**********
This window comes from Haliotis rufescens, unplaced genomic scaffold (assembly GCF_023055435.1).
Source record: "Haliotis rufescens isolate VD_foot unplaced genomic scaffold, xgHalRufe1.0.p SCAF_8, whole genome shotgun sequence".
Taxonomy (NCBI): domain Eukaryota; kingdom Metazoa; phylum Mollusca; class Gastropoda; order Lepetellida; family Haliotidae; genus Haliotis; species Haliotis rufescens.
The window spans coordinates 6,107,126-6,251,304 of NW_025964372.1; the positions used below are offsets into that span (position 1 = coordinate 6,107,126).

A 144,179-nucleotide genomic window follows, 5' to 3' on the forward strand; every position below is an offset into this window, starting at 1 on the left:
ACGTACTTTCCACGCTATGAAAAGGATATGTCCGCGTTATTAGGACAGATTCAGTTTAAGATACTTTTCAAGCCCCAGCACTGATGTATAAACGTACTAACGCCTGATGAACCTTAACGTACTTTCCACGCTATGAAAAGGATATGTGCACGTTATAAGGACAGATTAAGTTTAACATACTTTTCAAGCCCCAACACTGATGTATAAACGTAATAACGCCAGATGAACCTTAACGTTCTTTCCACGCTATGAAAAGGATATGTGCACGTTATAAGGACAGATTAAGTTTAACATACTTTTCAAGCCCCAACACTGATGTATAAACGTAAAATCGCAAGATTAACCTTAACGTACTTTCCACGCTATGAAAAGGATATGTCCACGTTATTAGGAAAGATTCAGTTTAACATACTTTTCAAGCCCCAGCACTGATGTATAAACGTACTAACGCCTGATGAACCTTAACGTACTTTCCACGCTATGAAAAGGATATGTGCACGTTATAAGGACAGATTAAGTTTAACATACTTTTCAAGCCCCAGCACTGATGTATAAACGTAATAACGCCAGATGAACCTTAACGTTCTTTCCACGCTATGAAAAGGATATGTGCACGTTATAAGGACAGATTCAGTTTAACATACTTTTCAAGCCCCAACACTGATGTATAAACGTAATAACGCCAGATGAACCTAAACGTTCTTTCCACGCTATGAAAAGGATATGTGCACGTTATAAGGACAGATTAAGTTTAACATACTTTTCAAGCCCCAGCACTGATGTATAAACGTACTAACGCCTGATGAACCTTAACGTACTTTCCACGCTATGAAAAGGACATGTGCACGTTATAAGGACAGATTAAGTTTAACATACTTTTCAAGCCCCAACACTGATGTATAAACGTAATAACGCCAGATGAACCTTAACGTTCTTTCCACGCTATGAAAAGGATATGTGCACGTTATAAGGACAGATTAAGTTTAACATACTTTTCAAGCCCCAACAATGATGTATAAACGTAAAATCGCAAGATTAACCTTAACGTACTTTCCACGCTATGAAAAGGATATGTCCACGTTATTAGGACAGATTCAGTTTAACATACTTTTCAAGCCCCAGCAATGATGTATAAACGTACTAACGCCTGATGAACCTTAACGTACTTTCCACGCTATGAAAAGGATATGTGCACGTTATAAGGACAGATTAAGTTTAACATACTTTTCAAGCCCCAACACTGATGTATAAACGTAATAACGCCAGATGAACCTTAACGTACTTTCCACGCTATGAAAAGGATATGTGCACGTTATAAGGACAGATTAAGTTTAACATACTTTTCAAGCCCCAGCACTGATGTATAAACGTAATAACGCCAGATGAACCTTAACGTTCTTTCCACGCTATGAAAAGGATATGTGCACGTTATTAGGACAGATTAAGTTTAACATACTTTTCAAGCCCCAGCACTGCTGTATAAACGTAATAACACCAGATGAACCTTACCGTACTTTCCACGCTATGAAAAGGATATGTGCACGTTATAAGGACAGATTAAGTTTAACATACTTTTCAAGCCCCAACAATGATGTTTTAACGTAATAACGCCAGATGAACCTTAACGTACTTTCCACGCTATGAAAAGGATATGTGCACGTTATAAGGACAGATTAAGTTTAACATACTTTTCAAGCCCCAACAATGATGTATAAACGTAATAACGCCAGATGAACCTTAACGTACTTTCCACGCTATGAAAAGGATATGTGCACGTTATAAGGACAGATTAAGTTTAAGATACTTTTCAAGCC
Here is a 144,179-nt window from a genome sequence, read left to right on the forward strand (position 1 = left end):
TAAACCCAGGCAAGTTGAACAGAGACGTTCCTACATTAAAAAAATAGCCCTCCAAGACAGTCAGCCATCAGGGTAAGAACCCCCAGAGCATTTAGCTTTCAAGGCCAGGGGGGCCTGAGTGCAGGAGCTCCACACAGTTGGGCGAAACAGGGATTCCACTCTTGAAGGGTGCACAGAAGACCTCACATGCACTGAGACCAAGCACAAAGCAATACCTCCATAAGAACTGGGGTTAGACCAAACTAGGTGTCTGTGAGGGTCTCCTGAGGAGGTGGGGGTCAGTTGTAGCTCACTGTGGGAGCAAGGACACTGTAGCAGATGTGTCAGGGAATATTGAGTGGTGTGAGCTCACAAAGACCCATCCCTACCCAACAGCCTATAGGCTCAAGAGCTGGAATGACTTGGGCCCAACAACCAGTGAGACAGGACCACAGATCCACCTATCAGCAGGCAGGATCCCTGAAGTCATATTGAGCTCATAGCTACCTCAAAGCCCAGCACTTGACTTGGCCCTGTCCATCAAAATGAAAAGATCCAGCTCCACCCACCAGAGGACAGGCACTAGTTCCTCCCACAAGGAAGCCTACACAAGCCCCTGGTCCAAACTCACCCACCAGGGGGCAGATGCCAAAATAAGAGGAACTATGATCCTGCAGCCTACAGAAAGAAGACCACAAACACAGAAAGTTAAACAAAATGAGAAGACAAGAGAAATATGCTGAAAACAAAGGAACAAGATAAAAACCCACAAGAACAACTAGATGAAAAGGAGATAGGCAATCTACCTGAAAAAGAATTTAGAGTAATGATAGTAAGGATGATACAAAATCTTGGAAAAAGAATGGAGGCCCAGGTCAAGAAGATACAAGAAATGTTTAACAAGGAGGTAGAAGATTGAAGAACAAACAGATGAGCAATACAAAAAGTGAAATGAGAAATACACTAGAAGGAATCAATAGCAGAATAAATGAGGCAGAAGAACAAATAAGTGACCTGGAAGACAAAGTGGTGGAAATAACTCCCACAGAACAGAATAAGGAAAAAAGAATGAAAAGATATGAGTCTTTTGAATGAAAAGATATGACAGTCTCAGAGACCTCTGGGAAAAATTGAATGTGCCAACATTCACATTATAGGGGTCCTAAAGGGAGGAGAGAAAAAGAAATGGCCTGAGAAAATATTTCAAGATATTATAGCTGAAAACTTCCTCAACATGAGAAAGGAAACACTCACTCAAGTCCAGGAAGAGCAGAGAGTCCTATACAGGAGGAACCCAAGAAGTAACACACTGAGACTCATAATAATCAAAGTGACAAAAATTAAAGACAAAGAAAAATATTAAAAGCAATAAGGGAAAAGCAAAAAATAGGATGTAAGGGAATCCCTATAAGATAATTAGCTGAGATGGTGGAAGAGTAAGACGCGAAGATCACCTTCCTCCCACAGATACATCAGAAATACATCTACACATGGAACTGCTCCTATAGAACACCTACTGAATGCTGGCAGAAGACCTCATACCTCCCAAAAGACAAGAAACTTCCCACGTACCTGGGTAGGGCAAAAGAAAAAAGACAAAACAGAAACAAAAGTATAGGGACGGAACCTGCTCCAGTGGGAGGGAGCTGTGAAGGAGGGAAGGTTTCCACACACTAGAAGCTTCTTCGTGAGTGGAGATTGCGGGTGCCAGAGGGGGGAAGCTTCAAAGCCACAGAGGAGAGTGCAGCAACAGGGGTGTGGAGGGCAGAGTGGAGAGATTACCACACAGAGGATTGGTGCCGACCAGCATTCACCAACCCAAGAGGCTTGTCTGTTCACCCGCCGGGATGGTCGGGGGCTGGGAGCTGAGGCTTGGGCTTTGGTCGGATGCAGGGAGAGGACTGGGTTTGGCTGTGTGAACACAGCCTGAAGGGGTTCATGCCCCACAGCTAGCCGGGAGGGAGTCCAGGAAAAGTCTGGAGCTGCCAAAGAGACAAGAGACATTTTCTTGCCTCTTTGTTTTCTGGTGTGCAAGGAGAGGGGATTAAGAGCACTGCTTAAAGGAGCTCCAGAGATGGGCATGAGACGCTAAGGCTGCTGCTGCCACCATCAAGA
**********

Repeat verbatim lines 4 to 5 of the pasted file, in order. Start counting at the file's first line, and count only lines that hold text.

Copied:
The window spans coordinates 6,107,126-6,251,304 of NW_025964372.1; the positions used below are offsets into that span (position 1 = coordinate 6,107,126).

A 144,179-nucleotide genomic window follows, 5' to 3' on the forward strand; every position below is an offset into this window, starting at 1 on the left: